DPO’s Conflict-Related Sexual Violence (CRSV) Team has been dedicated to supporting five UN peacekeeping operations in implementing and strengthening the delivery of conflict-related sexual violence mandates.
Notable achievements since February 2020 include the development and launch of the first UN Policy and Handbook for UN Field Missions on CRSV prevention and response. The Team also provided ongoing specialized advice to peacekeeping operations and DPO Headquarters divisions on the mainstreaming of the CRSV mandate within missions, facilitated inter-mission learning, and ensured CRSV was systematically integrated in mission mandate renewal and budgetary processes. In order to raise awareness about the CRSV mandate and promote best practice sharing, in June 2020, DPO published a first of its kind annual summary of activities and good practices in Preventing and Responding to Conflict-Related Sexual Violence by United Nations Peacekeeping Missions.
Peacekeeping missions raise awareness on Sexual and Gender Based Violence through events/media campaigns during the 16 Days of Activism against Gender Based Violence.
Missions also worked to strengthen women’s participation in building a protective environment. In Central Africa Republic. 46.5% of the early warning mechanisms supported by MINUSCA compromised at least 30 per cent women; in Mali and Darfur, CRSV survivor networks were established; in Abyei UNISFA enhanced its early warning system by partnering with Abyei Women’s Association in identifying gender-specific triggers and events that have the potential to escalate the local conflict; in Darfur, Sudan, the 54 women-led protection networks established by UNAMID serve as unique examples of how women have helped prevent conflicts and contribute to building a protective environment. MINUSCA’s support included formation of 16 women’s situation rooms and a hotline to strengthen women’s protection during election. In DRC, MONUSCO supported women’s organizations to map security threats and hot spots for women and girls, which informed the interventions of security and defence forces and other protection actors.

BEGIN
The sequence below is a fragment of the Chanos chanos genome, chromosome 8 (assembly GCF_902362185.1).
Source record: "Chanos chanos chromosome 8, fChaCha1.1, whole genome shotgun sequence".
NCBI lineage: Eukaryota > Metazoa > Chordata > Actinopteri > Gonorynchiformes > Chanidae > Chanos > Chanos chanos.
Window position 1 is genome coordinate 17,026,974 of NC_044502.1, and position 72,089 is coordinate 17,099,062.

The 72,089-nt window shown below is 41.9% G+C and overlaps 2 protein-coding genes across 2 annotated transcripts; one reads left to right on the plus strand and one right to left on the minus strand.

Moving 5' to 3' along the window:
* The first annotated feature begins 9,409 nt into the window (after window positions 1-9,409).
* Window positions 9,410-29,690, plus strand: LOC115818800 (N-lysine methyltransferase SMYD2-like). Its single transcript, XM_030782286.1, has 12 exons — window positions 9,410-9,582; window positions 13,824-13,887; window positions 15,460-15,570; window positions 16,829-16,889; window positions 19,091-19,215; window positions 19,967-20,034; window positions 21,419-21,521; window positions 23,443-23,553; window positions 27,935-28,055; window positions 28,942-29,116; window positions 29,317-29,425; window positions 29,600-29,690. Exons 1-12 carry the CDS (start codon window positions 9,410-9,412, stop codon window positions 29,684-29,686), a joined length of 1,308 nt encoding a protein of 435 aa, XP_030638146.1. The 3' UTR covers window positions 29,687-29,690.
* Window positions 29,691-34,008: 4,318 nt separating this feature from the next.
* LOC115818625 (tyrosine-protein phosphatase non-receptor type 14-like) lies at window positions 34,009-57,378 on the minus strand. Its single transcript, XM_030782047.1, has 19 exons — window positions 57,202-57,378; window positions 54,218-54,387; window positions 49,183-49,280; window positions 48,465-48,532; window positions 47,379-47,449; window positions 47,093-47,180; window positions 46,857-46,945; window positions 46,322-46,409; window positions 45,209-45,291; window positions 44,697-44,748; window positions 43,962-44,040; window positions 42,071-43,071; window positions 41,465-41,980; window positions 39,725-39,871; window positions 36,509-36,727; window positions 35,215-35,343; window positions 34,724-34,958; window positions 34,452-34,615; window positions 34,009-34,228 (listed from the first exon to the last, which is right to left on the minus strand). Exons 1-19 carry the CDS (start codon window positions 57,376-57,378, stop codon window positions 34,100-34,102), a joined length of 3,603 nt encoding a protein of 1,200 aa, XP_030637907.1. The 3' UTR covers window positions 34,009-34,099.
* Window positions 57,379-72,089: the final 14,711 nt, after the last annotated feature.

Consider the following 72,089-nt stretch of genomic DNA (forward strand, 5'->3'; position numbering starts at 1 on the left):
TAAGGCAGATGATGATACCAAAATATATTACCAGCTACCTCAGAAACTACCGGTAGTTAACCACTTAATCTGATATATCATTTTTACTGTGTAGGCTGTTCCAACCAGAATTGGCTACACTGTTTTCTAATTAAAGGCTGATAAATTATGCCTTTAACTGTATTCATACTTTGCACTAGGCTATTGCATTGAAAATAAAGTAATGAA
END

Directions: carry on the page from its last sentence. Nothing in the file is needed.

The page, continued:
Through public communications and reporting, peacekeeping operations contributed to raising awareness on conflict-related sexual violence and promoting prevention and the condemnation of harmful stigmatizing attitudes towards victims/survivors. For instance, in South Sudan, UNMISS and OHCHR published a joint public report on access to health for sexual violence survivors that increased attention to the lack of access to sexual and reproductive health. UNMISS and the Government subsequently launched a joint nationwide campaign against stigmatization of sexual violence survivors, which remains one of the key barriers to accessing healthcare. In Mali, for the International Day on the Elimination Against Sexual Violence in Conflict on 19 June 2020, the MINUSMA SRSG joined voices with heads of UN agencies, government representatives and diplomatic missions to publicly condemn CRSV on social media. During the 16 Days of Activism Campaign against Gender-Based Violence, the Deputy SRSG-Political Affairs took part in a live radio debate on the Mission’s efforts to eradicate CRSV.
DPO collect data through qualitative and quantitative reporting to monitor progress, trends, and challenges including on protection and prevention to ending violence against women. Through WPS quarterly reporting, the peacekeeping operations report on gender-based violence incidents and survivors, gender responsive patrols by the military and police and local early warning mechanisms for prevention.